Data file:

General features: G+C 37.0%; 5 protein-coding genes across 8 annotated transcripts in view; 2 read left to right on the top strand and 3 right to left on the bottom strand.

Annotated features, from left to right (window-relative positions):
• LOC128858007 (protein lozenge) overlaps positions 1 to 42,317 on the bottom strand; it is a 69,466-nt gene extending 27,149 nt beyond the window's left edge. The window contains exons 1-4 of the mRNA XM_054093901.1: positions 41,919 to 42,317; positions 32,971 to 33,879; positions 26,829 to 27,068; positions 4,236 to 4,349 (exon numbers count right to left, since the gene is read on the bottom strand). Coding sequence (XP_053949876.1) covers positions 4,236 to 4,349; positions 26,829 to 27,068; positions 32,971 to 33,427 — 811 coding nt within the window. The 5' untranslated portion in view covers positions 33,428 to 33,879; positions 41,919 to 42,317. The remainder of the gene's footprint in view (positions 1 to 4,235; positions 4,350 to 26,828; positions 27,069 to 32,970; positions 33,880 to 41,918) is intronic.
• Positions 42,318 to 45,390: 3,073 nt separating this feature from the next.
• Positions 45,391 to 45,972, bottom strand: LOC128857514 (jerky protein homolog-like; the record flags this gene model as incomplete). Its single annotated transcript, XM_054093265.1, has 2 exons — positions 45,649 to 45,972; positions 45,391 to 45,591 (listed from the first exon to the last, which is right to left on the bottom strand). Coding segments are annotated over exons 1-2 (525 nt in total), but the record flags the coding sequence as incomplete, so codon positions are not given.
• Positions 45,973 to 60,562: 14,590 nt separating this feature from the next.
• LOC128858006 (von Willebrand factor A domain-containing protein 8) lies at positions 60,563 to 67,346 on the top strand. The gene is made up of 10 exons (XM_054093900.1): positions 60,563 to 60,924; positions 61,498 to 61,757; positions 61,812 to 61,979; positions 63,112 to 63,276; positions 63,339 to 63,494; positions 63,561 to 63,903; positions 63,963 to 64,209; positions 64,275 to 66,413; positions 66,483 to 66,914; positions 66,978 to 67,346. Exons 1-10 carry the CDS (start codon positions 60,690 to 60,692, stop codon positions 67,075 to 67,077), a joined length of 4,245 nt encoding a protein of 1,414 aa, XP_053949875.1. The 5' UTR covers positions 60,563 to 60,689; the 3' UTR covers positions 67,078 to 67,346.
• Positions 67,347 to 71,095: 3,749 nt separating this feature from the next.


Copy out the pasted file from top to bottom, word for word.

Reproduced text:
General features: G+C 37.0%; 5 protein-coding genes across 8 annotated transcripts in view; 2 read left to right on the top strand and 3 right to left on the bottom strand.

Annotated features, from left to right (window-relative positions):
• LOC128858007 (protein lozenge) overlaps positions 1 to 42,317 on the bottom strand; it is a 69,466-nt gene extending 27,149 nt beyond the window's left edge. The window contains exons 1-4 of the mRNA XM_054093901.1: positions 41,919 to 42,317; positions 32,971 to 33,879; positions 26,829 to 27,068; positions 4,236 to 4,349 (exon numbers count right to left, since the gene is read on the bottom strand). Coding sequence (XP_053949876.1) covers positions 4,236 to 4,349; positions 26,829 to 27,068; positions 32,971 to 33,427 — 811 coding nt within the window. The 5' untranslated portion in view covers positions 33,428 to 33,879; positions 41,919 to 42,317. The remainder of the gene's footprint in view (positions 1 to 4,235; positions 4,350 to 26,828; positions 27,069 to 32,970; positions 33,880 to 41,918) is intronic.
• Positions 42,318 to 45,390: 3,073 nt separating this feature from the next.
• Positions 45,391 to 45,972, bottom strand: LOC128857514 (jerky protein homolog-like; the record flags this gene model as incomplete). Its single annotated transcript, XM_054093265.1, has 2 exons — positions 45,649 to 45,972; positions 45,391 to 45,591 (listed from the first exon to the last, which is right to left on the bottom strand). Coding segments are annotated over exons 1-2 (525 nt in total), but the record flags the coding sequence as incomplete, so codon positions are not given.
• Positions 45,973 to 60,562: 14,590 nt separating this feature from the next.
• LOC128858006 (von Willebrand factor A domain-containing protein 8) lies at positions 60,563 to 67,346 on the top strand. The gene is made up of 10 exons (XM_054093900.1): positions 60,563 to 60,924; positions 61,498 to 61,757; positions 61,812 to 61,979; positions 63,112 to 63,276; positions 63,339 to 63,494; positions 63,561 to 63,903; positions 63,963 to 64,209; positions 64,275 to 66,413; positions 66,483 to 66,914; positions 66,978 to 67,346. Exons 1-10 carry the CDS (start codon positions 60,690 to 60,692, stop codon positions 67,075 to 67,077), a joined length of 4,245 nt encoding a protein of 1,414 aa, XP_053949875.1. The 5' UTR covers positions 60,563 to 60,689; the 3' UTR covers positions 67,078 to 67,346.
• Positions 67,347 to 71,095: 3,749 nt separating this feature from the next.